Tim on Leadership

Musings on Management and Leadership from Tim Parker

What's With The Title?

When people first see my columns titled "Ravings of a Madman" they tend to ask where the title comes from.  Obviously, there's history attached.

Years ago (around 1981 if memory serves), I drove from Ottawa, Canada to Rochester, New York, to buy one of the first Commodore VIC-20s available.  I'd been hounding the stores there for months asking when they would get a VIC-20, and when I finally got the news they had them coming in the next day I drove down, bought one, and drove back to Ottawa with the very first VIC-20 ever to reach Canada.  I spent a few days playing with it, hooked to a rented "big-screen" (19-inch!) TV, and realized that the VIC-20 was a great little device.

For the record, the VIC-20 wasn't my first computer by any means.  I started programming somewhere around 1075 on a GEAC mainframe while living in Newbury, England, and quickly realized I liked programming.  Hitting Canada for the second time a couple of years later, I got into the available devices (if memory serves there was a TRS-80 and Commodore Pet, as well as some other smaller devices that really were impressive).  The VIC-20 was notable for two reasons: it was really cheap compared to the other devices on the market, and it had a decent graphic character set that could be used for games.  For $300, the VIC-20 was competitive with the packaged videogame systems on the market at the time, much cheaper than the PET and TRS-80, and could be programmed quite easily.  The major competition for Commodore was the Atari 400 and 800, but they were more expensive. 

As one of the earliest users of the VIC-20 I quickly realized this was a clever little game system, although with only 4bB of RAM on the motherboard (you could buy a 4kB expansion cartridge later in the product's life) there was only so much you could do.  Still, I realized gaming on the VIC-20 would be fun as well as a challenge, and I started writing games.  Some of those games were published in consumer magazines of the time ("Compute!" was the big one, but there were others).  I also sold the rights to some or my games to other companies, including Commodore.  What was more interesting than games, to me at least, was the potential to use the VIC-20 for more "serious" stuff.  Although it used a simple BASIC interpreter, there was the potential to add higher-level languages and use the VIC-20 for business purposes.  When I pitched this idea to Commodore Computers, the general reception was incredulity.  They thought the entire market for the VIC-20 was the hobbyist and gamer.  So, when I started writing a column in the premier issue of a magazine called "Commander", which was dedicated to Commodore machines, "Ravings of a Madman" was born and I used to column's early issues to push the idea of using the VIC-20 for more than games.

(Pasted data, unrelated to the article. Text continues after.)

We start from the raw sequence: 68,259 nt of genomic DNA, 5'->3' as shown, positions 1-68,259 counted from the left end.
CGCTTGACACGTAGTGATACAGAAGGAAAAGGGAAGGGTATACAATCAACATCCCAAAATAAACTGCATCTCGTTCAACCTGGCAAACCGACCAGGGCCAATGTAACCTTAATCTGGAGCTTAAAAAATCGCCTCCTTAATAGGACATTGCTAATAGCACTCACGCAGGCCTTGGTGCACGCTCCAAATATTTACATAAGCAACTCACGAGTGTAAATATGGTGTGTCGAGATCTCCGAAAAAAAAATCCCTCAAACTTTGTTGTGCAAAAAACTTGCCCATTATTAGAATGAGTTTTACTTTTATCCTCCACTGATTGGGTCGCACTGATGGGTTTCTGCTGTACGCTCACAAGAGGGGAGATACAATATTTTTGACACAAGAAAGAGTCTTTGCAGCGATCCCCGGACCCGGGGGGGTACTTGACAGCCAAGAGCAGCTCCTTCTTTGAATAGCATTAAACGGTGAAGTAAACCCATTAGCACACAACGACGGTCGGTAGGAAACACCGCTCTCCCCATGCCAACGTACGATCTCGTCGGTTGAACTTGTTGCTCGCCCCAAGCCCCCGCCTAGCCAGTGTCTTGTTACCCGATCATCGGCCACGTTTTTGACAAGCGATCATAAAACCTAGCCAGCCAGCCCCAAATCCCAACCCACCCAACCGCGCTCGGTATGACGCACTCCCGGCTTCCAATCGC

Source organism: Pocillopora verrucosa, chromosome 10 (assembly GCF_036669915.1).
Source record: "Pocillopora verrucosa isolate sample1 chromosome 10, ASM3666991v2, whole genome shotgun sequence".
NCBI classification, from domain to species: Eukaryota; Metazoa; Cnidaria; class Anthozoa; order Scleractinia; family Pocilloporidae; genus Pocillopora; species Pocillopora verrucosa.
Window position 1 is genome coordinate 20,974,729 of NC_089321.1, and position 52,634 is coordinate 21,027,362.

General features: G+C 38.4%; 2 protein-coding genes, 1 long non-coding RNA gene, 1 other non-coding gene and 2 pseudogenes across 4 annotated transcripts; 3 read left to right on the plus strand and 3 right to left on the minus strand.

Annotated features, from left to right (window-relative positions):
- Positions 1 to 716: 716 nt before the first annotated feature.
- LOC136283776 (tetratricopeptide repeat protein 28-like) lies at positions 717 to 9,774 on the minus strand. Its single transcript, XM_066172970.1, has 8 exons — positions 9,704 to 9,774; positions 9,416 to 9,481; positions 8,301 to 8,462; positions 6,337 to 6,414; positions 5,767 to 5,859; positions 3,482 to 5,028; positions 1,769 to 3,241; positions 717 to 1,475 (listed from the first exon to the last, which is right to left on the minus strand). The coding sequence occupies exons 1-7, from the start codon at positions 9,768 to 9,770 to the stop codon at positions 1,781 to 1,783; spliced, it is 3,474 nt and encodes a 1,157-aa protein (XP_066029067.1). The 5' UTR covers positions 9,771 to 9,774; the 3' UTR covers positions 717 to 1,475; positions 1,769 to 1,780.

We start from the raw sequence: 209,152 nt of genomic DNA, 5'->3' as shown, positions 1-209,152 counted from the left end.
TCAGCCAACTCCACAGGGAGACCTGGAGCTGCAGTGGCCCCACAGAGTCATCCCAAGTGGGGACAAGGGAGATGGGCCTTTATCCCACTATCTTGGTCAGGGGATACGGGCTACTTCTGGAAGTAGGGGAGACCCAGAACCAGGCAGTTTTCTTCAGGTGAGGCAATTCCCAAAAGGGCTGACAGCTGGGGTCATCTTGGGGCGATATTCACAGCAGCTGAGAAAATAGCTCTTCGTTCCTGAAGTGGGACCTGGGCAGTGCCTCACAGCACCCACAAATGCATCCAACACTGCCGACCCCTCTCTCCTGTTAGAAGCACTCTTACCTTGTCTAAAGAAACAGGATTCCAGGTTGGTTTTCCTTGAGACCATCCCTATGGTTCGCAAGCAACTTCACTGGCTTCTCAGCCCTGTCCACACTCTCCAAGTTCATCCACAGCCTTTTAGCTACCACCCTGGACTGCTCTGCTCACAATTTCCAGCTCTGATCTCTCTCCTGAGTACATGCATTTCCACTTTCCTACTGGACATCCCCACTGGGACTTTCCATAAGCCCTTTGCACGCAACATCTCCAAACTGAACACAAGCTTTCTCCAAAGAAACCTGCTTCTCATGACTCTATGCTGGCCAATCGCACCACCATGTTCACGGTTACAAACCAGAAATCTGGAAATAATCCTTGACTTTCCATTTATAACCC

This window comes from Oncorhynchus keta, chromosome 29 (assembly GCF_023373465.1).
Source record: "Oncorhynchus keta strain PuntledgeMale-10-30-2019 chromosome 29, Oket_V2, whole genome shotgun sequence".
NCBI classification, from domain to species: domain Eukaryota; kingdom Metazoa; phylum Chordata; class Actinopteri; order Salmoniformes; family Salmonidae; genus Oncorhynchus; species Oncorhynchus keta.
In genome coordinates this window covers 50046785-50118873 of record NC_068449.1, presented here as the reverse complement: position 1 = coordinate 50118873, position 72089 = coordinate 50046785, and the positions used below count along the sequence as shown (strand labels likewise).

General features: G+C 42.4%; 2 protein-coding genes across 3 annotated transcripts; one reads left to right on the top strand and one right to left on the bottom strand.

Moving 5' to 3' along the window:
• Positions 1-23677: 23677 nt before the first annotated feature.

In fact, the VIC-20 did end up doing more than just games.  I wrote an interface in BASIC to allow paging companies to use the VIC-20 to handle message pagers, which everyone used in those days, and it sold quite well.  I also wrote a memory swapping routine that allowed programs larger than 4kB to be run on the VIC-20 by swapping chunks of memory in and out of the storage device, which was then a cassette drive (it was a similar scheme to UNIX' paging techniques, although I wasn't aware of the UNIX architecture at the time).  It was slow, but it worked, and I used it to port the original Crowthers and Woods Adventure game to the VIC-20.  I even developed a couple of languages for the VIC-20, including an AI language called PILOT and a simplified version of C based loosely on K&R C.  All of this stuff was fun, and I gave it away to anyone who wanted it (they would send me blank cassettes and stamps and I'd dump to their tapes and send them back, often processing a dozen a day).

In the end, the VIC-20 never really did catch on as a business device, as the business computer field was quickly being taken by the IBM PC and Apple devices, but I learned a lot, had a lot of fun, and got a great column title out of the experience.  The VIC-20 was a great gaming machine to compete with the Atari 400, and until it was superseded by the Commodore 64, I wrote dozens of games for it.  Nevertheless, the concept of using a gaming machine for something serious branded me as a madman within Commodore for years!